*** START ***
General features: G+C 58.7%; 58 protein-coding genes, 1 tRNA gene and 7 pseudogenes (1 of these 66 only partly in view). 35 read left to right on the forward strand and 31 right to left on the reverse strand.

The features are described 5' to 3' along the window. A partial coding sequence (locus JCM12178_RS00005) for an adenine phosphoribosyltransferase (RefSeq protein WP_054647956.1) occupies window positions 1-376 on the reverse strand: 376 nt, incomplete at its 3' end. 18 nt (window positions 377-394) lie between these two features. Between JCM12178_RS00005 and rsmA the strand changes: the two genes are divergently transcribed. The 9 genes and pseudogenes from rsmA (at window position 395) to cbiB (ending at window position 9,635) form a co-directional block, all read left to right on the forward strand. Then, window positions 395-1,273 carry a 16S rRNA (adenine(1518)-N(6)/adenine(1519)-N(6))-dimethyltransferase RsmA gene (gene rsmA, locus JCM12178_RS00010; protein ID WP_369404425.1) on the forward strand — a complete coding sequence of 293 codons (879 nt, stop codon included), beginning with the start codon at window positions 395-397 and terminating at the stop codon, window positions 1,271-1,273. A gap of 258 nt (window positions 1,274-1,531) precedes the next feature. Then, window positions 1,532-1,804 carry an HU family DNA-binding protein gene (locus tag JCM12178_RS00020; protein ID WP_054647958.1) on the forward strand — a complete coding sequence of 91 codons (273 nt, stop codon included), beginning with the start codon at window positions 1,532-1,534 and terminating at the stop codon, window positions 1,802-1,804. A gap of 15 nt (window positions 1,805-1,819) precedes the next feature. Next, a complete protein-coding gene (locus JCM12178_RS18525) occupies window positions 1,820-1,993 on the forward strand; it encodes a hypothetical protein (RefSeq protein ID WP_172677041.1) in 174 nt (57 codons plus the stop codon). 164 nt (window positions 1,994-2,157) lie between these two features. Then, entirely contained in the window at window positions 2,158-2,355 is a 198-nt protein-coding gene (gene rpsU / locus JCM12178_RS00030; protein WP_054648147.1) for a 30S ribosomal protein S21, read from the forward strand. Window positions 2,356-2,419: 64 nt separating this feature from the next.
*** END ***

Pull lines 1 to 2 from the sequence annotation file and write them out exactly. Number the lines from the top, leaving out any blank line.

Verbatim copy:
General features: G+C 58.7%; 58 protein-coding genes, 1 tRNA gene and 7 pseudogenes (1 of these 66 only partly in view). 35 read left to right on the forward strand and 31 right to left on the reverse strand.

The features are described 5' to 3' along the window. A partial coding sequence (locus JCM12178_RS00005) for an adenine phosphoribosyltransferase (RefSeq protein WP_054647956.1) occupies window positions 1-376 on the reverse strand: 376 nt, incomplete at its 3' end. 18 nt (window positions 377-394) lie between these two features. Between JCM12178_RS00005 and rsmA the strand changes: the two genes are divergently transcribed. The 9 genes and pseudogenes from rsmA (at window position 395) to cbiB (ending at window position 9,635) form a co-directional block, all read left to right on the forward strand. Then, window positions 395-1,273 carry a 16S rRNA (adenine(1518)-N(6)/adenine(1519)-N(6))-dimethyltransferase RsmA gene (gene rsmA, locus JCM12178_RS00010; protein ID WP_369404425.1) on the forward strand — a complete coding sequence of 293 codons (879 nt, stop codon included), beginning with the start codon at window positions 395-397 and terminating at the stop codon, window positions 1,271-1,273. A gap of 258 nt (window positions 1,274-1,531) precedes the next feature. Then, window positions 1,532-1,804 carry an HU family DNA-binding protein gene (locus tag JCM12178_RS00020; protein ID WP_054647958.1) on the forward strand — a complete coding sequence of 91 codons (273 nt, stop codon included), beginning with the start codon at window positions 1,532-1,534 and terminating at the stop codon, window positions 1,802-1,804. A gap of 15 nt (window positions 1,805-1,819) precedes the next feature. Next, a complete protein-coding gene (locus JCM12178_RS18525) occupies window positions 1,820-1,993 on the forward strand; it encodes a hypothetical protein (RefSeq protein ID WP_172677041.1) in 174 nt (57 codons plus the stop codon). 164 nt (window positions 1,994-2,157) lie between these two features. Then, entirely contained in the window at window positions 2,158-2,355 is a 198-nt protein-coding gene (gene rpsU / locus JCM12178_RS00030; protein WP_054648147.1) for a 30S ribosomal protein S21, read from the forward strand. Window positions 2,356-2,419: 64 nt separating this feature from the next.